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Thursday, Aug 16, 2018
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Tampa ambulance company to pay $5.5 million in Medicare fraud lawsuit

TAMPA — The city’s largest ambulance provider will pay nearly $5.5 million to settle a lawsuit that accused the company of defrauding Medicare, the U.S. Attorney’s Office said.

AmeriCare Ambulance Service Inc. and its sister company, AmeriCare ALS Inc., charged Medicare and the military health insurer Tricare for ambulance transports that were not medically necessary, according to a complaint filed by the government last year.

The recently appointed U.S. attorney for the Middle District of Florida, Maria Chapa Lopez, said this settlement showed her office will go after those who try to swindle the government.

"Fraudulently billing the government for medically unnecessary ambulance transports poses a heavy drain on the Treasury, deprives federal health care programs of valuable resources, and will not be tolerated," she said in a statement Tuesday.

AmeriCare, based in Seffner, committed the fraud from 2008 to 2016, according to the U.S. Attorney’s Office. The company asked employees to lie on thousands of documents during those years so Medicare would pay, the government complaint said.

Ernest Sharp, a former paramedic at AmeriCare, first filed a lawsuit against the company under the False Claims Act, which allows a person to sue on behalf of the government.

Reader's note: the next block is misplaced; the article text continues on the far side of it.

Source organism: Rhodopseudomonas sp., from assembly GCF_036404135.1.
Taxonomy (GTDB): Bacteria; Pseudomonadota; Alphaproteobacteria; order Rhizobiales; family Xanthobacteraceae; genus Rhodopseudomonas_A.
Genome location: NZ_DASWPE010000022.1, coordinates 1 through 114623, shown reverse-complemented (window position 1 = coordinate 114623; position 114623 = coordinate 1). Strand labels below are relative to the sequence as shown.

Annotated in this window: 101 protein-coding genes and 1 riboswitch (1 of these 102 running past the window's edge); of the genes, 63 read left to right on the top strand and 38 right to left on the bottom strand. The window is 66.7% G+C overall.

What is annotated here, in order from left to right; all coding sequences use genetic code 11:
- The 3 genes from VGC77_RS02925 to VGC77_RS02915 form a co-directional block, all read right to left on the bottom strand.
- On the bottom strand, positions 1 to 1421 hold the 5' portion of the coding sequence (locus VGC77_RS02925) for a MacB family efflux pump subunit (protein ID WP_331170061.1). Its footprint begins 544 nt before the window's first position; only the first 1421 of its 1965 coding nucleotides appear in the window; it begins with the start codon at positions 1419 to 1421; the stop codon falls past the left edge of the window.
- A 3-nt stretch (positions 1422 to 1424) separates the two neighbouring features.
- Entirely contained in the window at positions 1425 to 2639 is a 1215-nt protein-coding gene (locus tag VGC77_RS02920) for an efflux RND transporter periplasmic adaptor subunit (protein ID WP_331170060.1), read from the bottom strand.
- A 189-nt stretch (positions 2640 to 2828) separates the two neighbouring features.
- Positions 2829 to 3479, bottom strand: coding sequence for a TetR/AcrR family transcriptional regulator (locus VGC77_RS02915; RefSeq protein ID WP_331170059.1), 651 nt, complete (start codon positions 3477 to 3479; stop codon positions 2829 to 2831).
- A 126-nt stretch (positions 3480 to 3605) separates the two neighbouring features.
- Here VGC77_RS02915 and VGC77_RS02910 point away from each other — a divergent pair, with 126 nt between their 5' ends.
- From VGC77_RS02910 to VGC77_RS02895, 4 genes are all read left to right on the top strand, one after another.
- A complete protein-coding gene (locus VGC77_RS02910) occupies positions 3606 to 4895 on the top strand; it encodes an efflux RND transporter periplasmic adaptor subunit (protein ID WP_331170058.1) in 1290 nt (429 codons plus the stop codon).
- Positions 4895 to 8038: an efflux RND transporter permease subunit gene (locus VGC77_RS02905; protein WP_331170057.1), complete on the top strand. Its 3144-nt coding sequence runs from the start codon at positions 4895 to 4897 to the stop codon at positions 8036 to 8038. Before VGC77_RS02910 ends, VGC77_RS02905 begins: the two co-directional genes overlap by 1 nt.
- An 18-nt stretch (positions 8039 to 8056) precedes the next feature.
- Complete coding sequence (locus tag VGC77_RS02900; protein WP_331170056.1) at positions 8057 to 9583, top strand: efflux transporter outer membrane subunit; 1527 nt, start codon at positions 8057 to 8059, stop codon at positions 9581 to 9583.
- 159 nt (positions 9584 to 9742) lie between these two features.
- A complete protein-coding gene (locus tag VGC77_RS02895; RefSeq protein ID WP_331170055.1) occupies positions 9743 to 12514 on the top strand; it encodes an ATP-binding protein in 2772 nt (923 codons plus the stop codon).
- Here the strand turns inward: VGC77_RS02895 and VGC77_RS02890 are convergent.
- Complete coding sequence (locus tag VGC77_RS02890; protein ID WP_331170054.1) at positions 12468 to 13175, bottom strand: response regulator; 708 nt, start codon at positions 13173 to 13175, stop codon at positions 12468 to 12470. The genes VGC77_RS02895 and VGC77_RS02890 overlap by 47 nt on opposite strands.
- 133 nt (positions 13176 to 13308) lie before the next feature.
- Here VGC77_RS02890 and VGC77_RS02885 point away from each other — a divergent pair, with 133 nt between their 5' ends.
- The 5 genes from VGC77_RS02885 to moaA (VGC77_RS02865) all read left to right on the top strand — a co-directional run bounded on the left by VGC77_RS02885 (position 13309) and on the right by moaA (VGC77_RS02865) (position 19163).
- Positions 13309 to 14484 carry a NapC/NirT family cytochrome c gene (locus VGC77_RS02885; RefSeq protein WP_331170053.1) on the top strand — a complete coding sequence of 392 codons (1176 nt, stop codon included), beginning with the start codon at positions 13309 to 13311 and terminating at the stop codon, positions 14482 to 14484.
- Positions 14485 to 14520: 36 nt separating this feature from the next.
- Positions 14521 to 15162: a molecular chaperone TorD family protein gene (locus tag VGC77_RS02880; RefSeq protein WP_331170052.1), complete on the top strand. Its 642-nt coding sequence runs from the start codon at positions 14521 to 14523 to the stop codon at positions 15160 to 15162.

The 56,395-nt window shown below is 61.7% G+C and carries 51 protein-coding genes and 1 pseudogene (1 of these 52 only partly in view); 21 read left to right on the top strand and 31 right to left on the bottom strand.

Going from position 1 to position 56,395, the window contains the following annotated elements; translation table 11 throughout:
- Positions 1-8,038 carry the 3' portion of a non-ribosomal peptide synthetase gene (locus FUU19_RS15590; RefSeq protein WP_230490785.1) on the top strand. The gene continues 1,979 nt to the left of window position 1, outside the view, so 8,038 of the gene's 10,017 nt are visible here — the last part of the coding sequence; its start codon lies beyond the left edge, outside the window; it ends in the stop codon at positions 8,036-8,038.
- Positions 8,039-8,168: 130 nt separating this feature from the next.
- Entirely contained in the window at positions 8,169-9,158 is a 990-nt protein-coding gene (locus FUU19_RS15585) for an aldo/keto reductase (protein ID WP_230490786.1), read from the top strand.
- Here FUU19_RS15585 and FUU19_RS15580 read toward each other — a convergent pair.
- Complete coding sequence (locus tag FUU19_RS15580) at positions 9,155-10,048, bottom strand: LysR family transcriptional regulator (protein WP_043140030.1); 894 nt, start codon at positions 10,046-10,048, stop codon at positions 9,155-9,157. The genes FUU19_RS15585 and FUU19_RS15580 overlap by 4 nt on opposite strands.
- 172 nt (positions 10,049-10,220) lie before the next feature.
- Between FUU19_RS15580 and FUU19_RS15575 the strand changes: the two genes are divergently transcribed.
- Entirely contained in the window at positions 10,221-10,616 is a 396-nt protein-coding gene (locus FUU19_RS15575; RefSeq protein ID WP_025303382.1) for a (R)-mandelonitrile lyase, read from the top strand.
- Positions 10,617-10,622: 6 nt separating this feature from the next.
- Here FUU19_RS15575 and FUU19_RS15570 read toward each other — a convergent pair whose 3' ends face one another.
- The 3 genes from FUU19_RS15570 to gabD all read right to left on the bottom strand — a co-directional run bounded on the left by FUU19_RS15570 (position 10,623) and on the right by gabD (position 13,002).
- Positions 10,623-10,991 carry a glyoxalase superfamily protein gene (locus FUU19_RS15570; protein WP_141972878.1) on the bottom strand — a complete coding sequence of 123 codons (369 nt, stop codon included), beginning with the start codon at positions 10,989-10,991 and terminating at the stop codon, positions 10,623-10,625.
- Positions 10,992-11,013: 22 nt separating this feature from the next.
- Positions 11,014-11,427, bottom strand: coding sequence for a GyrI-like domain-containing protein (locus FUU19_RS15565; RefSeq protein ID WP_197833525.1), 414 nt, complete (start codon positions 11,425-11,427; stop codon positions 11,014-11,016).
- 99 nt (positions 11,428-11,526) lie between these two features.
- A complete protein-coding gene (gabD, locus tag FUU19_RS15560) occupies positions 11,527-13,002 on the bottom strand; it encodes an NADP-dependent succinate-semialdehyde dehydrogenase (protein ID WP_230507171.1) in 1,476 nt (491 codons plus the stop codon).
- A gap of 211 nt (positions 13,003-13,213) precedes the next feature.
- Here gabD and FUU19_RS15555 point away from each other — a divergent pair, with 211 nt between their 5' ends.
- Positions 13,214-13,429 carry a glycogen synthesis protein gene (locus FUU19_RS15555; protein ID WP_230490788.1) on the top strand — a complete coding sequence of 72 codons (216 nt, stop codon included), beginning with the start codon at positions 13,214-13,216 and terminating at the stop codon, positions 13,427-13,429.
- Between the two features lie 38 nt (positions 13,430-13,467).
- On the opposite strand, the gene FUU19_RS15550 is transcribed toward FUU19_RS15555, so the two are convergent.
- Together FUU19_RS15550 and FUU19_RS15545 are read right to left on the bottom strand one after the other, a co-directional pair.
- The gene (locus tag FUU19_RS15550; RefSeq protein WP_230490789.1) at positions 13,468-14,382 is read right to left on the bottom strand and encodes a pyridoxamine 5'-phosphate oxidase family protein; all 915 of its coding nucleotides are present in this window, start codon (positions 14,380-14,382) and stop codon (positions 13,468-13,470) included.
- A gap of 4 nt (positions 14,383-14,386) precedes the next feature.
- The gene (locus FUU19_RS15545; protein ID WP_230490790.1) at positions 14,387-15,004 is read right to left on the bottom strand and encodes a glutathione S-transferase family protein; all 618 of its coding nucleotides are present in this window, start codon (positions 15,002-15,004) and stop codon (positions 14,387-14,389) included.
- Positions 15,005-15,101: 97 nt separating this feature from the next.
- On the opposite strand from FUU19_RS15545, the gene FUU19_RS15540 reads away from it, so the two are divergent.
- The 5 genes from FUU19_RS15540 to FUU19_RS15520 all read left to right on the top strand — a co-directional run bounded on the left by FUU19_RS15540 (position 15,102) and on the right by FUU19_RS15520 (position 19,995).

Sharp worked for AmeriCare from October 2012 to February 2013, according to court documents. During that time, supervisors told Sharp to "word the reports in such a way that Medicare would pay the claims," he said in court documents.

Sharp was told to write that he placed patients in the ambulance by using a "soft stretcher" even if he hadn’t, and to avoid using the word "ambulate" to describe patients, according to court documents. Writing reports this way would allow AmeriCare to charge Medicare for the transportation of the patient, court documents said.

A month before Sharp was fired, a manager was told to rewrite a report so that AmeriCare would get a Medicare reimbursement, but Sharp told her that doing so would be fraud, court documents said.

AmeriCare fired Sharp and accused him of taking company files and sabotaging the computer network. Sharp filed a suit against AmeriCare in 2013, according to court documents. The government took over the lawsuit in 2017.

Several AmeriCare workers and managers told government lawyers that filing false Medicare claims was a systemic practice within the company.

AmeriCare didn’t respond to calls from the Tampa Bay Times. By settling, it’s not admitting liability, according to the agreement it signed with the government.

AmeriCare has already paid $3.7 million to the government, most of which was returned to Medicare. The remaining $1.7 million will be paid over a five-year period with a 2.375 percent annual interest rate.

Sharp will get about $1.15 million of the total settlement.

The company also agreed to enter an integrity agreement with the Inspector General of the U.S. Department of Health and Human Services. The agreement will require the company to establish new standards that would prevent future fraud.

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